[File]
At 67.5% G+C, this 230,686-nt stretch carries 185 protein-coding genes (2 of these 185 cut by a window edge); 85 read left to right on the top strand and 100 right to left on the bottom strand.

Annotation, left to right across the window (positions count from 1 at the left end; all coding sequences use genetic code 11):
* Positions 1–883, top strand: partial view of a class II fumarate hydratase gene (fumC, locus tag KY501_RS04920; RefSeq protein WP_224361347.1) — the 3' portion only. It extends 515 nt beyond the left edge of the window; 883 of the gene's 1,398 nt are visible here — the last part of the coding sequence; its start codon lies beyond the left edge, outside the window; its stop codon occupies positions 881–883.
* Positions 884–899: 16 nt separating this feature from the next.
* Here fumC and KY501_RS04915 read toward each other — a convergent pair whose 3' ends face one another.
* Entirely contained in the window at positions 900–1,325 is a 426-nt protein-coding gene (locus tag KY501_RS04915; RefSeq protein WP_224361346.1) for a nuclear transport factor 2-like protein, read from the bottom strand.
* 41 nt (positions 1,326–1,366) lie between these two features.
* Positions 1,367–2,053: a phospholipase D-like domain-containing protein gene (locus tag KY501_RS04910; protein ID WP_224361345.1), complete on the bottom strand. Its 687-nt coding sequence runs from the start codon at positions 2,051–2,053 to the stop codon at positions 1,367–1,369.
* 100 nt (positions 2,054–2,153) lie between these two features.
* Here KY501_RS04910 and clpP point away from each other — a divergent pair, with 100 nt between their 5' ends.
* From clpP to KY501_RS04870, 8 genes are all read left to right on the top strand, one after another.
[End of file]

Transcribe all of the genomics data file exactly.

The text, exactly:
At 67.5% G+C, this 230,686-nt stretch carries 185 protein-coding genes (2 of these 185 cut by a window edge); 85 read left to right on the top strand and 100 right to left on the bottom strand.

Annotation, left to right across the window (positions count from 1 at the left end; all coding sequences use genetic code 11):
* Positions 1–883, top strand: partial view of a class II fumarate hydratase gene (fumC, locus tag KY501_RS04920; RefSeq protein WP_224361347.1) — the 3' portion only. It extends 515 nt beyond the left edge of the window; 883 of the gene's 1,398 nt are visible here — the last part of the coding sequence; its start codon lies beyond the left edge, outside the window; its stop codon occupies positions 881–883.
* Positions 884–899: 16 nt separating this feature from the next.
* Here fumC and KY501_RS04915 read toward each other — a convergent pair whose 3' ends face one another.
* Entirely contained in the window at positions 900–1,325 is a 426-nt protein-coding gene (locus tag KY501_RS04915; RefSeq protein WP_224361346.1) for a nuclear transport factor 2-like protein, read from the bottom strand.
* 41 nt (positions 1,326–1,366) lie between these two features.
* Positions 1,367–2,053: a phospholipase D-like domain-containing protein gene (locus tag KY501_RS04910; protein ID WP_224361345.1), complete on the bottom strand. Its 687-nt coding sequence runs from the start codon at positions 2,051–2,053 to the stop codon at positions 1,367–1,369.
* 100 nt (positions 2,054–2,153) lie between these two features.
* Here KY501_RS04910 and clpP point away from each other — a divergent pair, with 100 nt between their 5' ends.
* From clpP to KY501_RS04870, 8 genes are all read left to right on the top strand, one after another.